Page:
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The insurmountable Catch-22 of Davos discussing technology risks

We should take some encouragement that this week’s gathering of the powerful, the rich and the even richer in Davos chose technology risks as one of its key agenda items for discussion.

The World Economic Forum (WEF) has acknowledged that emerging trends such as artificial intelligence (AI), 3D printing, the internet of things and others present potentially huge societal challenges – not to mention established and well-publicised risks such as cyber security.

But it would be even more encouraging if the powerful, the rich and the even richer showed any inclination to actually doing something about it.

The red flags waved at WEF will be familiar to any close observers of the digital revolution.

AI and automation is likely to destroy many existing white-collar jobs – threatening to decimate the middle class the way that working classes were affected by the decline in coal, steel or manufacturing in western countries.

Secure, full-time jobs are already being replaced by self-employment and “flexible” work patterns in so-called “gig economy” companies that are led by technology, such as Uber or Deliveroo – both already the subject of legal cases around workers’ rights.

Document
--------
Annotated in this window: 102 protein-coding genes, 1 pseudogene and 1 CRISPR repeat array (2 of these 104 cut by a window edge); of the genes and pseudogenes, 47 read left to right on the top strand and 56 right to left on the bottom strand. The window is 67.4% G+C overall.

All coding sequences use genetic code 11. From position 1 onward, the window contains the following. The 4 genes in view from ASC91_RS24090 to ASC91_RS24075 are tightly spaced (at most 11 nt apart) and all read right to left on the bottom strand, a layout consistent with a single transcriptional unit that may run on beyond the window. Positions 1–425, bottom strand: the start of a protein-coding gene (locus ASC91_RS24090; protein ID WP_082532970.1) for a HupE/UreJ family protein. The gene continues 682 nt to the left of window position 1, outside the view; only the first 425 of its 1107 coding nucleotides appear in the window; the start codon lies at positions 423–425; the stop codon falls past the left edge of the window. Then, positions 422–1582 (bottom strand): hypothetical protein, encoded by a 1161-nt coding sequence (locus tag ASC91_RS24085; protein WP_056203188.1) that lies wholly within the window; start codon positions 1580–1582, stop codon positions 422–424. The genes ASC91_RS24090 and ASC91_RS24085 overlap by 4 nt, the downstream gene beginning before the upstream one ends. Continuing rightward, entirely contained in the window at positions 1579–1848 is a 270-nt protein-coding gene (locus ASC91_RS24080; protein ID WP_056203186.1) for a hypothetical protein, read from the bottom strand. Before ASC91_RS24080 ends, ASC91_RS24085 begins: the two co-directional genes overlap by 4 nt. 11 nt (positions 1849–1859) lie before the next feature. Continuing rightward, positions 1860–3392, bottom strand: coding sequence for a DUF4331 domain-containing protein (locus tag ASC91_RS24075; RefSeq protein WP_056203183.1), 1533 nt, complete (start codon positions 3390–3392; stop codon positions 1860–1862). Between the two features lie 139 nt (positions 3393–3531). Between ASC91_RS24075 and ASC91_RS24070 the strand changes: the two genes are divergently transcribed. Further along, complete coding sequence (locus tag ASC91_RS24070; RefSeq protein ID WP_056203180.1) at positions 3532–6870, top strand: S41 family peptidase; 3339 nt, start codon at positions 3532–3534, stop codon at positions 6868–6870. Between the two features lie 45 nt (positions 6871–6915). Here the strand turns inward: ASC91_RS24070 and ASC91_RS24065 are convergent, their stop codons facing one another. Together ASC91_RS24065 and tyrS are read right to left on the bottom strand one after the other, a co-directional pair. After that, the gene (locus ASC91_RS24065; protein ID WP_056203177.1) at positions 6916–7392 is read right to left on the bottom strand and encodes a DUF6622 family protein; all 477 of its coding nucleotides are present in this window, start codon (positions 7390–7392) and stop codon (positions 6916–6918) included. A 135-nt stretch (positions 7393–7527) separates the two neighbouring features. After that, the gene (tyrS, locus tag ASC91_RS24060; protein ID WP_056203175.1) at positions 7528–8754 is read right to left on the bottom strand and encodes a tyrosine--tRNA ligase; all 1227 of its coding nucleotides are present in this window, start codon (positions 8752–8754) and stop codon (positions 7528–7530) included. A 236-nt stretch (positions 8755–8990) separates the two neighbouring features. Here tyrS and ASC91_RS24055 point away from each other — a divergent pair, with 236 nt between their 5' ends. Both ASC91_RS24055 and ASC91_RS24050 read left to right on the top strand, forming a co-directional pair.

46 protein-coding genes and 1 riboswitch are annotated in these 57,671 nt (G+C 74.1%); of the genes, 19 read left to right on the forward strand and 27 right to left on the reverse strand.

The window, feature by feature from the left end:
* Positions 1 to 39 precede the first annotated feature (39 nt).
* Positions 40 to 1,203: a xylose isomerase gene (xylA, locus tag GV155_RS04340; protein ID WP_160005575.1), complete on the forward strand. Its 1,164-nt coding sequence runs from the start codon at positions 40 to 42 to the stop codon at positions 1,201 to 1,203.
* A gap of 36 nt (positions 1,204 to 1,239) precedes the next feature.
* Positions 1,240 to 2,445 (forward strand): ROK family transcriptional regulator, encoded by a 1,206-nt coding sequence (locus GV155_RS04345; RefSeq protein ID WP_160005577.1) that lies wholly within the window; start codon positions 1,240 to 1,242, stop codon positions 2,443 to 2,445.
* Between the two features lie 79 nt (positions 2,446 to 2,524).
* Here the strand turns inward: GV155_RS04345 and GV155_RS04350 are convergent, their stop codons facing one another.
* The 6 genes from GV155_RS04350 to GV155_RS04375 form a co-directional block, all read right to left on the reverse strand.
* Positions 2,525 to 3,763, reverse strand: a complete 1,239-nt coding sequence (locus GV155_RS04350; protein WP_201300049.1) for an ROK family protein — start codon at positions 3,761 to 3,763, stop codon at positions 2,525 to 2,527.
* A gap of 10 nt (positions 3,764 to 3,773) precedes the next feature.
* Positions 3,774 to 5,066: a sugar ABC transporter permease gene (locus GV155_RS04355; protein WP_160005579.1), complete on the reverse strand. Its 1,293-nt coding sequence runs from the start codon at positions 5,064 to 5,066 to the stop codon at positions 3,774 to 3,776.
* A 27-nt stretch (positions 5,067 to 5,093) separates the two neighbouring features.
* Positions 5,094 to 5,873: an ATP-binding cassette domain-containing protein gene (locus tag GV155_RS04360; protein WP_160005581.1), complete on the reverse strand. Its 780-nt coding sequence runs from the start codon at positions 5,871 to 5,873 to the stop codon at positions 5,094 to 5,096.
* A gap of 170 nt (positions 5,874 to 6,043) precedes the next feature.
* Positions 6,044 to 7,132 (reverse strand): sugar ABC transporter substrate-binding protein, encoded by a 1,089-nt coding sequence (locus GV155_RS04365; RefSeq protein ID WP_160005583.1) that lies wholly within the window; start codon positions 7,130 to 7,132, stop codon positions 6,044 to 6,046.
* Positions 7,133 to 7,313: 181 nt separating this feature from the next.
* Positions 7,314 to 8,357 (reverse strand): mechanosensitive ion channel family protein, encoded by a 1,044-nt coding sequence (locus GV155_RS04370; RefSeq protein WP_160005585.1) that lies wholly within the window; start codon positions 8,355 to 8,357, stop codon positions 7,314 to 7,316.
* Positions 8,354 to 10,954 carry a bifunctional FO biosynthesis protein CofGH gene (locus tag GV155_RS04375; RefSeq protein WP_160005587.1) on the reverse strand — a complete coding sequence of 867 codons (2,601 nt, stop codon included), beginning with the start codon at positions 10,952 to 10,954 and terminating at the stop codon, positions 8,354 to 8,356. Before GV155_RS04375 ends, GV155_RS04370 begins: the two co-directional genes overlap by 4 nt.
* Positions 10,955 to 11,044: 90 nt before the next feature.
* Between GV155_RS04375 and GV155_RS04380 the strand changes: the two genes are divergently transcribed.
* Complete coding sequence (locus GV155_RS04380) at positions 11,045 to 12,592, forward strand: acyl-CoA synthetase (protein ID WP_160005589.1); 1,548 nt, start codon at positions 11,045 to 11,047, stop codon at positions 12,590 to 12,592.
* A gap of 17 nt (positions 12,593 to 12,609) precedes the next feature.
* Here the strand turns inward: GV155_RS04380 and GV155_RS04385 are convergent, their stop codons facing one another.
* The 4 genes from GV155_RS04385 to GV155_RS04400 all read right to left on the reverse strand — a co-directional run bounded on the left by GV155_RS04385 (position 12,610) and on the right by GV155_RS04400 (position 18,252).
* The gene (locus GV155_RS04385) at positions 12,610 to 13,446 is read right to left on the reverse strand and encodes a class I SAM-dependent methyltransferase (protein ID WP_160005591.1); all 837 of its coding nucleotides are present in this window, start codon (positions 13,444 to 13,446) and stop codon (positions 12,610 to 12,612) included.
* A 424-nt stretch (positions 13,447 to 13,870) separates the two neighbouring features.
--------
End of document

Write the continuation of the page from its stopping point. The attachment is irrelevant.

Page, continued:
And with technology as the driving force behind globalisation, we’re already seeing a backlash through the rise of populist political developments such as Brexit and Donald Trump.

Who stands to benefit most from these trends – from replacing staff with machines, and reducing the rights of those workers they still need? Could it be the powerful, the rich and the even richer?

Where are the incentives for business leaders to look after the employees displaced by automation, or to train them in the new skills needed for a digital world?

Who has the influence to regulate gig economy firms to protect the employment rights of the workers upon which they depend?

And where are the movements showing how technology can address the popular discontent over the downsides of globalisation, such as growing social inequality?

None of these are insurmountable problems. They are not complicated to solve – but they are hard, and require focus and effort. But the Catch-22 is that the people most inclined to solve the problems don’t have the power to effect change, while the people with the power to effect change are not inclined to solve the problems.

It is, therefore, a positive step that WEF leaders are acknowledging the issues – look at us, we care, honest we do. But there is a long way to go before they start to do something about it.

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